30 Practical Ways To Beat Writer’s Block

This article doesn’t fool around. It doesn’t settle for giving us a couple of tips, oh, no, no, nooo! Here are thirty – count ’em – thirty ways for all of us to get off our butts, leave our self-pity behind, and $#@! write!


by Amanda Patterson

Many of us talk about becoming writers, but when we finally have the time and we’re still stuck, will we have what it takes to go beyond the dread writer’s block? Here are 30 tips to help you. Good luck!
When you have a problem with your story:

  1. Handwrite the scene you are working through. Do this for at least one day.
  2. Go to a public place and watch people. Describe what they do and say. Try to find a way to use their body language, and the sights, noises, and odours around you in your own story.
  3. Change the setting in your story. You may want to change it back later, but for the purpose of the exercise, move the characters into another location.
  4. Introduce a new character who watches your main characters. Describe the scene you are writing from that new character’s viewpoint. This should give you a different perspective on the problem.
  5. Use your daily writing prompt to start a scene in your story.
  6. Change the timeline. Make the scene you are busy with an epilogue or a prologue or the beginning or ending of the story.
  7. Ask your character if his or her bucket list has changed since you began writing the story. If it has, rewrite it. If it has not, perhaps it should.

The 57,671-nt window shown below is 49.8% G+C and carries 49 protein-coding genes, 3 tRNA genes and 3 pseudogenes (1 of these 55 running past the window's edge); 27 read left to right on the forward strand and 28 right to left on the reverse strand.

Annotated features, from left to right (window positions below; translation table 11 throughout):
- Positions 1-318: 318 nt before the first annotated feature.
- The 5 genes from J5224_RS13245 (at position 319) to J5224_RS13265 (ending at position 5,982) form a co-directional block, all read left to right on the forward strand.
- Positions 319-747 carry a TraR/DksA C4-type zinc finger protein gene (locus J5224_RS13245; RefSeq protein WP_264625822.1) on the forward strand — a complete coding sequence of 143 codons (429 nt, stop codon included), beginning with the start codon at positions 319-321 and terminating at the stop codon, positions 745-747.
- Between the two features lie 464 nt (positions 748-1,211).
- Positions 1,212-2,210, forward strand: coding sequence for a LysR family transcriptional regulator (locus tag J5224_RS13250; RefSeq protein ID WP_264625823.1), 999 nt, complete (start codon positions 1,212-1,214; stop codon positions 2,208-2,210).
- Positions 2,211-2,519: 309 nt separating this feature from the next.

8. Write from another character’s perspective. If you have been telling the story through the protagonist’s viewpoint, write a scene through the eyes of the antagonist’s sidekick.
  9. Make your character behave out of character. If your heroine is brave, make her back away. What happens when she does this?
  10. Ask your character to list the five things he or she is grateful for right now. If you do not know, you may need to spend more time with your character.
  11. Change tenses. If you’re writing in present tense, switch to past tense and vice versa. Do this for an entire scene. You may find that it gives you ideas for what to leave in and what to exclude.
  12. Research something that interests a character in your story – even if you’re not interested in it. List five things you could use in the story as a result of this research.
  13. Add multimedia to your story. Allow your character to use tweets, emails, and texts to give your story texture.
  14. What if? How can you make things infinitely worse or better for your protagonist at this moment? Is it something you could use?
  15. Stay in the moment. Make sure you won’t be disturbed. Get inside your character’s skin and write the scene moment-by-moment, breath by breath….

Read it all at Writers Write